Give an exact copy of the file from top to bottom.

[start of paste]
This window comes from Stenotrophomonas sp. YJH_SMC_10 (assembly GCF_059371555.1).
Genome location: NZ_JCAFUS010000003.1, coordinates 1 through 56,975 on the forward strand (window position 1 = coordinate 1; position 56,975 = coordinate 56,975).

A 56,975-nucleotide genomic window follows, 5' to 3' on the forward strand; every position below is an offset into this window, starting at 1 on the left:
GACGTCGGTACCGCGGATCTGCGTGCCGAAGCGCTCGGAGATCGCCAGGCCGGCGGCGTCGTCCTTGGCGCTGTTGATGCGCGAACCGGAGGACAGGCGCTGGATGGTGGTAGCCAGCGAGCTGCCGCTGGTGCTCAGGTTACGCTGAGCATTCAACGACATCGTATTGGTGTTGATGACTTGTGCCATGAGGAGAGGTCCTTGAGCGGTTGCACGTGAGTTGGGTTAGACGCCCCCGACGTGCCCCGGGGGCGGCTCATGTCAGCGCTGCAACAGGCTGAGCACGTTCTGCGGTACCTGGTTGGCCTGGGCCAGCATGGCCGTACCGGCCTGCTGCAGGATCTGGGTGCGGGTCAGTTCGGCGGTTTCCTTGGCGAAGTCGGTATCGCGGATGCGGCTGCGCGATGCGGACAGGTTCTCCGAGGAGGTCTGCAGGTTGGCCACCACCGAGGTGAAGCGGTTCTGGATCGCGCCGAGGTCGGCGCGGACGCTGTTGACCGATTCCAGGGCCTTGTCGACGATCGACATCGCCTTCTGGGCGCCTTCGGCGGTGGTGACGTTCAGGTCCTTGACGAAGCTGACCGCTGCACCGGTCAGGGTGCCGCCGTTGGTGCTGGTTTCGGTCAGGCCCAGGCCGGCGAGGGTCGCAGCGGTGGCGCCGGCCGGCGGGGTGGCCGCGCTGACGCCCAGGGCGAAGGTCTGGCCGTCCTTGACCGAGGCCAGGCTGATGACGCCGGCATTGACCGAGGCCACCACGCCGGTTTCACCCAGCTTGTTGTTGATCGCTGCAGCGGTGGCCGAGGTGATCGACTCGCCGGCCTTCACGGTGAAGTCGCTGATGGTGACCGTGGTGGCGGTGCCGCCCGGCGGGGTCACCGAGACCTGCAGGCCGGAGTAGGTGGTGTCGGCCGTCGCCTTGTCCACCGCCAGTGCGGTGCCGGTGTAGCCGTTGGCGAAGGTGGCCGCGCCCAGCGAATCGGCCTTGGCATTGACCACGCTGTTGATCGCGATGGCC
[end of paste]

This window comes from Stenotrophomonas sp. YJH_SMC_10 (assembly GCF_059371555.1).
Genome location: NZ_JCAFUS010000003.1, coordinates 1 through 56,975 on the forward strand (window position 1 = coordinate 1; position 56,975 = coordinate 56,975).

A 56,975-nucleotide genomic window follows, 5' to 3' on the forward strand; every position below is an offset into this window, starting at 1 on the left:
GACGTCGGTACCGCGGATCTGCGTGCCGAAGCGCTCGGAGATCGCCAGGCCGGCGGCGTCGTCCTTGGCGCTGTTGATGCGCGAACCGGAGGACAGGCGCTGGATGGTGGTAGCCAGCGAGCTGCCGCTGGTGCTCAGGTTACGCTGAGCATTCAACGACATCGTATTGGTGTTGATGACTTGTGCCATGAGGAGAGGTCCTTGAGCGGTTGCACGTGAGTTGGGTTAGACGCCCCCGACGTGCCCCGGGGGCGGCTCATGTCAGCGCTGCAACAGGCTGAGCACGTTCTGCGGTACCTGGTTGGCCTGGGCCAGCATGGCCGTACCGGCCTGCTGCAGGATCTGGGTGCGGGTCAGTTCGGCGGTTTCCTTGGCGAAGTCGGTATCGCGGATGCGGCTGCGCGATGCGGACAGGTTCTCCGAGGAGGTCTGCAGGTTGGCCACCACCGAGGTGAAGCGGTTCTGGATCGCGCCGAGGTCGGCGCGGACGCTGTTGACCGATTCCAGGGCCTTGTCGACGATCGACATCGCCTTCTGGGCGCCTTCGGCGGTGGTGACGTTCAGGTCCTTGACGAAGCTGACCGCTGCACCGGTCAGGGTGCCGCCGTTGGTGCTGGTTTCGGTCAGGCCCAGGCCGGCGAGGGTCGCAGCGGTGGCGCCGGCCGGCGGGGTGGCCGCGCTGACGCCCAGGGCGAAGGTCTGGCCGTCCTTGACCGAGGCCAGGCTGATGACGCCGGCATTGACCGAGGCCACCACGCCGGTTTCACCCAGCTTGTTGTTGATCGCTGCAGCGGTGGCCGAGGTGATCGACTCGCCGGCCTTCACGGTGAAGTCGCTGATGGTGACCGTGGTGGCGGTGCCGCCCGGCGGGGTCACCGAGACCTGCAGGCCGGAGTAGGTGGTGTCGGCCGTCGCCTTGTCCACCGCCAGTGCGGTGCCGGTGTAGCCGTTGGCGAAGGTGGCCGCGCCCAGCGAATCGGCCTTGGCATTGACCACGCTGTTGATCGCGATGGCC